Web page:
Black Women Are Squarely Behind The Biden-Harris Ticket

Errin Haines
Originally published by The 19th

For Black women, there is perhaps no happier place on Earth than the Essence Festival of Culture in New Orleans. The annual gathering, now in its 30th year, is one of the largest of Black women in the country — which makes it among the largest gatherings of a loyal and consistent political voting bloc.

The Black women I talked to last weekend at Essence were not happy with talk of Democrats abandoning President Joe Biden or Vice President Kamala Harris, who came to the festival on Saturday and laid out the stakes of the 2024 election to a packed room of cheering attendees. They told me they support the Biden-Harris ticket, chafed at any mention of getting rid of Harris in any capacity, and remained squarely focused on former President Donald Trump as a threat to democracy.

And yet, in the days since Biden’s disastrous debate performance sparked waves of speculation about what was next for his political career, Black women — including Harris — were initially marginalized from the national conversation about if and how Democrats win in November. On the ground, Black women spoke with clarity and pragmatism about what they will do at the ballot box, even as they voiced concern about the uncertainty they see around them.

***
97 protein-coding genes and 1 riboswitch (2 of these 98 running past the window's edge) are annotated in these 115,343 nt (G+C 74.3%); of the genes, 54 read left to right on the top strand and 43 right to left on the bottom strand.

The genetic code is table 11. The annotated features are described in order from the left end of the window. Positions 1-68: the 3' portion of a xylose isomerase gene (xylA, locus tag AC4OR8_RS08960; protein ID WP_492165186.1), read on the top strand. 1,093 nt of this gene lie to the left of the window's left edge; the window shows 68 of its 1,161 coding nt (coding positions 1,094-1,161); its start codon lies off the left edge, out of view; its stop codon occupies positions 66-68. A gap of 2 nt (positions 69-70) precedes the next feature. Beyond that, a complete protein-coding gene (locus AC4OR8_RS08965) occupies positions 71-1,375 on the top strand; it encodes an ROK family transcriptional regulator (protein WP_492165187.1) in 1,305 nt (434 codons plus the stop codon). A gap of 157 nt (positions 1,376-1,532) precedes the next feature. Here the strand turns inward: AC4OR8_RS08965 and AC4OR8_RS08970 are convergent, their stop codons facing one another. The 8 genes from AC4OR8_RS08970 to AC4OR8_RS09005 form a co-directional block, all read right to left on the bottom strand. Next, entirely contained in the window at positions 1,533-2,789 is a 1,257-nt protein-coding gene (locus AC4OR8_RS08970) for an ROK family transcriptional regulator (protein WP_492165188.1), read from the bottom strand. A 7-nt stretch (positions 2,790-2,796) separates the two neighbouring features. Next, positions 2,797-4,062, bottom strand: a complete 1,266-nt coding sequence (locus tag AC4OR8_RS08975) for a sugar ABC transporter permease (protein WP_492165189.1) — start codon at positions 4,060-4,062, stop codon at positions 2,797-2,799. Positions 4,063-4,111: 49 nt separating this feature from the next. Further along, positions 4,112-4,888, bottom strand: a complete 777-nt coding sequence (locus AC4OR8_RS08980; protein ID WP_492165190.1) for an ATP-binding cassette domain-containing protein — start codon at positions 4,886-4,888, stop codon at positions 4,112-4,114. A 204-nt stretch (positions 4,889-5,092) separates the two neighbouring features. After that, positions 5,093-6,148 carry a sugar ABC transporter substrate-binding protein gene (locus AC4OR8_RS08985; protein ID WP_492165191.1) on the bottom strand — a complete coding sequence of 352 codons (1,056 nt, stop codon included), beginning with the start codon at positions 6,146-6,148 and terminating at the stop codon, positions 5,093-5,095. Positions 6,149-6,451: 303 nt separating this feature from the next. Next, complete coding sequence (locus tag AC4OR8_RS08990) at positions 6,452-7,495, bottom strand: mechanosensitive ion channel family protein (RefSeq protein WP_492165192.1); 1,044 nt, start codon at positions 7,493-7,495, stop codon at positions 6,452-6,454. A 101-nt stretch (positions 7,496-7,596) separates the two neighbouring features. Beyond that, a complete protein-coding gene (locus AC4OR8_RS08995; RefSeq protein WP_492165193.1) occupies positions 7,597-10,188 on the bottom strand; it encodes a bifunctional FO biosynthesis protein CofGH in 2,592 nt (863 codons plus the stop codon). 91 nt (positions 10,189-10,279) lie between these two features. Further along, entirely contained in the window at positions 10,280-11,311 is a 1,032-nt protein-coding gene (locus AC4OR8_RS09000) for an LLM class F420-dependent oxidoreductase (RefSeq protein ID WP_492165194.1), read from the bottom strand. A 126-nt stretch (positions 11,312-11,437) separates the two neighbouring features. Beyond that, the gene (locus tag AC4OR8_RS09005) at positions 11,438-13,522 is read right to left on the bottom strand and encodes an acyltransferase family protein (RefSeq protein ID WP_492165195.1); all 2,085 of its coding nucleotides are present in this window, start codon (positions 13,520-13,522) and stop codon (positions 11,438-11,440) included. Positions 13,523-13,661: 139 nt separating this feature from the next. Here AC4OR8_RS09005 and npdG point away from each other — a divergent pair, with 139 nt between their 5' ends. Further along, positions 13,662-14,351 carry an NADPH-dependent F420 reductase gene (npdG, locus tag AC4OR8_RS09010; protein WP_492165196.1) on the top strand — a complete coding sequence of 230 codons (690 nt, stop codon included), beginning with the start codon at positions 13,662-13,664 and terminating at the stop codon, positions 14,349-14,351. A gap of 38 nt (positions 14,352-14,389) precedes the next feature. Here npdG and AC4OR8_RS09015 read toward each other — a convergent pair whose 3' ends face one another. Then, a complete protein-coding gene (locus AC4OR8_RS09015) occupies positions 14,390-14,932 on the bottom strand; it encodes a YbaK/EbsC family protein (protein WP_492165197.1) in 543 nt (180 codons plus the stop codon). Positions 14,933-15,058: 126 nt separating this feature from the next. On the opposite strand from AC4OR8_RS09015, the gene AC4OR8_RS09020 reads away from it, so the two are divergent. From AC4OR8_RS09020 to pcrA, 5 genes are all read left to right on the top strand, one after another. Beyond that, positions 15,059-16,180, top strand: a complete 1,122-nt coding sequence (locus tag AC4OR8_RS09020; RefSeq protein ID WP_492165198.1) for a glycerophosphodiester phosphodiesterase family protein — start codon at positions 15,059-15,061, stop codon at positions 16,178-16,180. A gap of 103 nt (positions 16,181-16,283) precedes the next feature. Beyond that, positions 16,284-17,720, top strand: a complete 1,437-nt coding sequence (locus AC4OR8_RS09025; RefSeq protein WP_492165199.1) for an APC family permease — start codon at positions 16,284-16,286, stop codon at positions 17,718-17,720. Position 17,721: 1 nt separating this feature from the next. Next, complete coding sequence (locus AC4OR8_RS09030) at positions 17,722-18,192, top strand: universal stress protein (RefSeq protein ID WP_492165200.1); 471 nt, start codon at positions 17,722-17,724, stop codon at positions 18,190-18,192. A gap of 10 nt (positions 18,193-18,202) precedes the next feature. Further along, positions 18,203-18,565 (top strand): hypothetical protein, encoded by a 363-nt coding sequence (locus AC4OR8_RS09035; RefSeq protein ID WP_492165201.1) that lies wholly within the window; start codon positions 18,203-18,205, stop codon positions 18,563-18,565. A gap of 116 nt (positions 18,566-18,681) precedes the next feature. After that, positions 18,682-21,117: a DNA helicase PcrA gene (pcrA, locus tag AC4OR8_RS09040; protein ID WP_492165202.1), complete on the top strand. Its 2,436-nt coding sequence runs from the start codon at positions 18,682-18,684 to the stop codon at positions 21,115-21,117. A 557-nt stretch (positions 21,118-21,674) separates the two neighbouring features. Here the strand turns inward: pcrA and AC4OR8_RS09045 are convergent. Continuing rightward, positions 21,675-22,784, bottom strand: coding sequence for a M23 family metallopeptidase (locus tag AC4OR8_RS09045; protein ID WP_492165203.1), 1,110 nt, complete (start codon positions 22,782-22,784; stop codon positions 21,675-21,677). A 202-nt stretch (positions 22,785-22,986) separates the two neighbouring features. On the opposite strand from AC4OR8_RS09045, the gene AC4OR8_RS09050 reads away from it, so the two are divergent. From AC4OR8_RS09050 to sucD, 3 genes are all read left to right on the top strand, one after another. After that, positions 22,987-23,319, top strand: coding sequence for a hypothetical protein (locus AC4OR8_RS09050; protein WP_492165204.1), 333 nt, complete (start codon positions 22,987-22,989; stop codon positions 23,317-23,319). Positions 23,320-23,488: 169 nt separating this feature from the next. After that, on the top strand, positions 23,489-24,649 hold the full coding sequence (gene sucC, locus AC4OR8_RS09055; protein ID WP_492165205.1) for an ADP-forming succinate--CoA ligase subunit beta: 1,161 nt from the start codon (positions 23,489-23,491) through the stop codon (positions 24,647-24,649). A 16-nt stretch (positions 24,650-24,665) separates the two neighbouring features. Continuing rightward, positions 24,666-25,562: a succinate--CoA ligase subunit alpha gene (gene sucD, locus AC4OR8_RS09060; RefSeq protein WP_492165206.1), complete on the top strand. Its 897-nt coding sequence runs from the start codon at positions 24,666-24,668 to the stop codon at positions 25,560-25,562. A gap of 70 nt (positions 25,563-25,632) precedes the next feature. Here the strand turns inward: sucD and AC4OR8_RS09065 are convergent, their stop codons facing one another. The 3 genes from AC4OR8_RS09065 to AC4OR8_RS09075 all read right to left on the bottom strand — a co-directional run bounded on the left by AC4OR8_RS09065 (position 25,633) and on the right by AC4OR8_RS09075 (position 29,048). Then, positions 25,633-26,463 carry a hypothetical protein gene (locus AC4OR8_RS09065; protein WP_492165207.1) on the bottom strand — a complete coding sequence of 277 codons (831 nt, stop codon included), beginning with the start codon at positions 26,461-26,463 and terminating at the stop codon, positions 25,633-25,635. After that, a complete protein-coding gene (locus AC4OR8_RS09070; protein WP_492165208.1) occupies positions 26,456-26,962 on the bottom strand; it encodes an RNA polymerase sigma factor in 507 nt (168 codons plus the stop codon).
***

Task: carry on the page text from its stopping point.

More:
“Black women are not in a position, nor are we willing, to allow the unthinkable to happen,” said Jotaka Eaddy, founder of #WinWithBlackWomen, a collective started during the 2020 election in part to publicly counter racist and sexist attacks against Black women in politics.

“In these hypothetical conversations, we are not ever going to sit by and watch a scenario in which the person the president has chosen as his governing partner is left out of the conversation. That’s a non-negotiable for Black women.”


Harris’ stop at Essence was part of a month-long focus on Black women voters that included a keynote address to the national convening of her sorority, Alpha Kappa Alpha, in Dallas on Wednesday, and Black sorority Zeta Phi Beta’s national convening in Indianapolis on July 24. As she took the stage in New Orleans on Saturday, Essence CEO Caroline Wanga opened their interview by asking her: “Who is Kamala Harris?”

“The vice president of the United States,” Harris confidently responded as the crowd roared.